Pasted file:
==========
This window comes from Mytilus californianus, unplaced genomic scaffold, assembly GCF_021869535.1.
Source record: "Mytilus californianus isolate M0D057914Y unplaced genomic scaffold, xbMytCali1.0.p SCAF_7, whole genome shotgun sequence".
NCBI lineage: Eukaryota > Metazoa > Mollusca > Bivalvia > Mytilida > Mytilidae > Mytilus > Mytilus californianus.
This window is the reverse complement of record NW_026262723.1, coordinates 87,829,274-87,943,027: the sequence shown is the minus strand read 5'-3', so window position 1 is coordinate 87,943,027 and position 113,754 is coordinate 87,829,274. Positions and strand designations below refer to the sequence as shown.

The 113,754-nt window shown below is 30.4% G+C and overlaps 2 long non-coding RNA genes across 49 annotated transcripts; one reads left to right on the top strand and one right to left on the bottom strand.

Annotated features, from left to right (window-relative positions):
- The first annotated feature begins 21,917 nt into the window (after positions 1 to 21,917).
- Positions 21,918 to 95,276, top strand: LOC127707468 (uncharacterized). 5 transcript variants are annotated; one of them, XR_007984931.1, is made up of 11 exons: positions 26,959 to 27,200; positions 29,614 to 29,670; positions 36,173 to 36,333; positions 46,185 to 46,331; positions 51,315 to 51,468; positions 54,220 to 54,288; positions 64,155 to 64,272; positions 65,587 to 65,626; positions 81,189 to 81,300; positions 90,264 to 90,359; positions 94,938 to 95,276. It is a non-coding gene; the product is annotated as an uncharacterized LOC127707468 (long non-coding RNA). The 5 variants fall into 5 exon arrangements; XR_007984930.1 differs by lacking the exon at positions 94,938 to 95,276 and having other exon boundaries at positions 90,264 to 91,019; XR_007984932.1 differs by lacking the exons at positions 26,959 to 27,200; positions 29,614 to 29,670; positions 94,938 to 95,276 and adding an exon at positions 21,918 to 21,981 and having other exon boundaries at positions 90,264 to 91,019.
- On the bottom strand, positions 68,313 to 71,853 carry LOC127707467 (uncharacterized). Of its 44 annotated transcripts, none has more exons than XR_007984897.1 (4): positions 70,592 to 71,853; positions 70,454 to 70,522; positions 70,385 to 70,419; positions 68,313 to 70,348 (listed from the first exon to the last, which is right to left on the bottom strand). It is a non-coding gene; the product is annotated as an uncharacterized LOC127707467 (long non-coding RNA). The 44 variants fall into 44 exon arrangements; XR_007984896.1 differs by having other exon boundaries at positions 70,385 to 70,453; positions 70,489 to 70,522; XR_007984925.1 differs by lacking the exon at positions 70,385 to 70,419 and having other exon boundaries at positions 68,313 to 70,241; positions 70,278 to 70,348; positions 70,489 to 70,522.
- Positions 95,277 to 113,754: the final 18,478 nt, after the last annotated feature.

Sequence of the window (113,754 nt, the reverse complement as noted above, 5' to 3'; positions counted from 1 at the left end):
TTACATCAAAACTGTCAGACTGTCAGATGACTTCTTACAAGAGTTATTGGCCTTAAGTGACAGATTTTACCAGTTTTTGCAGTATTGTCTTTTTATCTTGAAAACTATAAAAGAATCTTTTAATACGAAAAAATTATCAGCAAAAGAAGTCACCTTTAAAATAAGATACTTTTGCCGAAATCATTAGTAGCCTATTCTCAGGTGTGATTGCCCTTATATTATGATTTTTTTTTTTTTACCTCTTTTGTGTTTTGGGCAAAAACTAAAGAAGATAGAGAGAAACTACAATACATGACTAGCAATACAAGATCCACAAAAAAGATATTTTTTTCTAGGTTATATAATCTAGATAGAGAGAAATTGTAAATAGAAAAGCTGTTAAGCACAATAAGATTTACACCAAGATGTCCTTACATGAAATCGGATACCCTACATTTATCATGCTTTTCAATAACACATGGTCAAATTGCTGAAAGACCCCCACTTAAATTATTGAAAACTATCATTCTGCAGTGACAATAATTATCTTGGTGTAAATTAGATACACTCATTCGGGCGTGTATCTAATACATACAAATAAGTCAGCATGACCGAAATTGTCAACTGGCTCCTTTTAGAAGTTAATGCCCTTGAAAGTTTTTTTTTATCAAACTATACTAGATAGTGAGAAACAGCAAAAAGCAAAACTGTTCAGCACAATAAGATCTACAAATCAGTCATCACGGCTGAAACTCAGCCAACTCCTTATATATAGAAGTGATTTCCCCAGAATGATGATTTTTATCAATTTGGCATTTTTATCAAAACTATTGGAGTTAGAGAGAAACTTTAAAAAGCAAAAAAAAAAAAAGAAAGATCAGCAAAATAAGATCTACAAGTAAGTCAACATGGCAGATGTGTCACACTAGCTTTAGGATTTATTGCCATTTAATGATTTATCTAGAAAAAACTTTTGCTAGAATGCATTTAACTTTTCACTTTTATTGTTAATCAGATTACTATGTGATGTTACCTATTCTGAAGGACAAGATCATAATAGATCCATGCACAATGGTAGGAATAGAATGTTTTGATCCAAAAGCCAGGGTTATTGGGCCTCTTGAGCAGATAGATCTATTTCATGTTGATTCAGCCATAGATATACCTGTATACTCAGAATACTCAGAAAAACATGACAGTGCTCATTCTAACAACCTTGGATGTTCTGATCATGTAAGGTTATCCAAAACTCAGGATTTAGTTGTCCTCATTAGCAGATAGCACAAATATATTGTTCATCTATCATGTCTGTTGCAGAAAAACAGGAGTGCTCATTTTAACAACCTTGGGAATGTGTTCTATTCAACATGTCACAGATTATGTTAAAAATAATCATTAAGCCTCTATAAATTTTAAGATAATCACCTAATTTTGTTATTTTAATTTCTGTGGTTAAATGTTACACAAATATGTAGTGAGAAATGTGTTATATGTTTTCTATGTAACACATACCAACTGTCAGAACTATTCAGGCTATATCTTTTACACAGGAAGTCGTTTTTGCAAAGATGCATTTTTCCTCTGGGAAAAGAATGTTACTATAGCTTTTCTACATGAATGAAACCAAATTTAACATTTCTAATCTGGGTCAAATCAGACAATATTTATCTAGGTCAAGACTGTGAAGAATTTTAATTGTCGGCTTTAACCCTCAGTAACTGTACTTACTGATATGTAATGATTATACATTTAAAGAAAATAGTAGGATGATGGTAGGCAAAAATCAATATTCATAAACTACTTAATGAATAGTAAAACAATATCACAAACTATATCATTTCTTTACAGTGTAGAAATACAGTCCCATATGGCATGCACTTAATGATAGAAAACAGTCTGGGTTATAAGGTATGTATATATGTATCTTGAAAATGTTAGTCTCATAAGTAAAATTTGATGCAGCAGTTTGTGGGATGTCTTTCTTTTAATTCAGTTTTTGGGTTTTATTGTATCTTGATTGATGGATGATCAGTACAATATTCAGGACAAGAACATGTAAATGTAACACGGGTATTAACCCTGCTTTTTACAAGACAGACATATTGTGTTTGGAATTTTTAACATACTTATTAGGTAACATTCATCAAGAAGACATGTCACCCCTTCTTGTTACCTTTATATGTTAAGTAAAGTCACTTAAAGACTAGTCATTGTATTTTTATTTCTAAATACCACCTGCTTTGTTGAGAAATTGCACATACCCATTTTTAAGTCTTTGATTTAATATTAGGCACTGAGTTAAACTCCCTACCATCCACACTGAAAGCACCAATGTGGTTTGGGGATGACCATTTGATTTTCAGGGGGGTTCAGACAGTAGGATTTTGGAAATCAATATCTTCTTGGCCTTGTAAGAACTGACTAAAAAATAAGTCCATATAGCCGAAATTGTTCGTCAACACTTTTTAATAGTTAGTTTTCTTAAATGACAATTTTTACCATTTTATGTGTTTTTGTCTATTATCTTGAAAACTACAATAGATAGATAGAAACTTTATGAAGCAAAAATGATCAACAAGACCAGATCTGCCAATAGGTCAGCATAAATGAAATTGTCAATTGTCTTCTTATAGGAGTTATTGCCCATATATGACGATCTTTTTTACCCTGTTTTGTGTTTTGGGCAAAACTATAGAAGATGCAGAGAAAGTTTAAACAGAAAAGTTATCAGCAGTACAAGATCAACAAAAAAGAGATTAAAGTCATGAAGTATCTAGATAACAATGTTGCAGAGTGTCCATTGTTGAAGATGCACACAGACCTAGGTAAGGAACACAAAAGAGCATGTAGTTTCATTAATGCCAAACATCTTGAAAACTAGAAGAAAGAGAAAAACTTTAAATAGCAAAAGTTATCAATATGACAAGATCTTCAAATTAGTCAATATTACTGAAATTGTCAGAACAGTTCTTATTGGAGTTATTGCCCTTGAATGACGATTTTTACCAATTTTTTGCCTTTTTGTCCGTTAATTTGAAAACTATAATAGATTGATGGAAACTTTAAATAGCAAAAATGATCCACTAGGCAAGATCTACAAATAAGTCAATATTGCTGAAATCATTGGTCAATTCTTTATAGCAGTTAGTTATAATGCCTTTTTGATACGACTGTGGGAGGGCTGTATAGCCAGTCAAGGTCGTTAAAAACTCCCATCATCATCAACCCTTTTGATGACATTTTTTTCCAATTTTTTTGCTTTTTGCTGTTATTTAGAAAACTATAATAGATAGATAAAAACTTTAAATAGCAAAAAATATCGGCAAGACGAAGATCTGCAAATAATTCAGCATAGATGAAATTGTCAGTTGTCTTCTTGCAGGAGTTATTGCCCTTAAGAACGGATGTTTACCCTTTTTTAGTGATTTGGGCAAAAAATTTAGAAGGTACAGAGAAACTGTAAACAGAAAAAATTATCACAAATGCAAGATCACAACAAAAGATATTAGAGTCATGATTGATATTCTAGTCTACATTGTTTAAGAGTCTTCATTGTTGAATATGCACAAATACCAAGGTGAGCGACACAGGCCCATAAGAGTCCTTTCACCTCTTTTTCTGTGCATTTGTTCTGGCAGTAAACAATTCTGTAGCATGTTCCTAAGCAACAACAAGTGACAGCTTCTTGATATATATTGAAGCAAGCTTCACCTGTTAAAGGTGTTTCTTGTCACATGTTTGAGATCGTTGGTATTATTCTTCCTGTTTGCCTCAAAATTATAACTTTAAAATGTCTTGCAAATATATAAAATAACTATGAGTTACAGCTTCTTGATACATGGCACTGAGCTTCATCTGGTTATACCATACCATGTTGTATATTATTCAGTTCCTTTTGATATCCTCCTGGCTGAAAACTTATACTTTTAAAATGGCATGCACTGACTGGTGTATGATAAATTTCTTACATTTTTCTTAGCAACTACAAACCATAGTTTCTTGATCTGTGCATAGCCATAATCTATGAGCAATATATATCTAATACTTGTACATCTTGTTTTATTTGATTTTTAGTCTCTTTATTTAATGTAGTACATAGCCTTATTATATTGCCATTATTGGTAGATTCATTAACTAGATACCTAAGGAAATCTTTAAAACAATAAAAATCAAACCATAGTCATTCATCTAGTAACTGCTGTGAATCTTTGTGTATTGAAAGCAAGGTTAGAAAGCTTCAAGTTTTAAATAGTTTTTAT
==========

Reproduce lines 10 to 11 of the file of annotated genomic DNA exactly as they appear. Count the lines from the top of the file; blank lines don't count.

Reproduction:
- Positions 95,277 to 113,754: the final 18,478 nt, after the last annotated feature.

Sequence of the window (113,754 nt, the reverse complement as noted above, 5' to 3'; positions counted from 1 at the left end):